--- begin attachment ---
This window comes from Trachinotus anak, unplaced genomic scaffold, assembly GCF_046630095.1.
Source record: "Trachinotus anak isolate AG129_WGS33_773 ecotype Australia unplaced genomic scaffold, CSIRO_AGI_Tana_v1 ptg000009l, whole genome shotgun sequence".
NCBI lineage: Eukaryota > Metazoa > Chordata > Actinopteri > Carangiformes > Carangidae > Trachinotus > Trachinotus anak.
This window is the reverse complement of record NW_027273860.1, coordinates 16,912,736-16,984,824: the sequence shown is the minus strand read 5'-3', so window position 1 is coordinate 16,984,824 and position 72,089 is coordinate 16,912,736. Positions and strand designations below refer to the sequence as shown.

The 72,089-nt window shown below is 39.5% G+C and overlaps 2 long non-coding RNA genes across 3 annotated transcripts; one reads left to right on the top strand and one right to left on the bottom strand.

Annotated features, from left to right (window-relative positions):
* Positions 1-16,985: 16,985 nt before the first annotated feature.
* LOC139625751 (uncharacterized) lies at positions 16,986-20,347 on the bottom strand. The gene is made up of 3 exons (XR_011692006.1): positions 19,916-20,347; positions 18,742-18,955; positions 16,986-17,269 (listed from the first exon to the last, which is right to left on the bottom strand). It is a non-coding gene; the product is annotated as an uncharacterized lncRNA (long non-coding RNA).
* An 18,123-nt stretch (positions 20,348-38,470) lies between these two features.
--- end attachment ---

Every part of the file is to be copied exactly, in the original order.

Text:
This window comes from Trachinotus anak, unplaced genomic scaffold, assembly GCF_046630095.1.
Source record: "Trachinotus anak isolate AG129_WGS33_773 ecotype Australia unplaced genomic scaffold, CSIRO_AGI_Tana_v1 ptg000009l, whole genome shotgun sequence".
NCBI lineage: Eukaryota > Metazoa > Chordata > Actinopteri > Carangiformes > Carangidae > Trachinotus > Trachinotus anak.
This window is the reverse complement of record NW_027273860.1, coordinates 16,912,736-16,984,824: the sequence shown is the minus strand read 5'-3', so window position 1 is coordinate 16,984,824 and position 72,089 is coordinate 16,912,736. Positions and strand designations below refer to the sequence as shown.

The 72,089-nt window shown below is 39.5% G+C and overlaps 2 long non-coding RNA genes across 3 annotated transcripts; one reads left to right on the top strand and one right to left on the bottom strand.

Annotated features, from left to right (window-relative positions):
* Positions 1-16,985: 16,985 nt before the first annotated feature.
* LOC139625751 (uncharacterized) lies at positions 16,986-20,347 on the bottom strand. The gene is made up of 3 exons (XR_011692006.1): positions 19,916-20,347; positions 18,742-18,955; positions 16,986-17,269 (listed from the first exon to the last, which is right to left on the bottom strand). It is a non-coding gene; the product is annotated as an uncharacterized lncRNA (long non-coding RNA).
* An 18,123-nt stretch (positions 20,348-38,470) lies between these two features.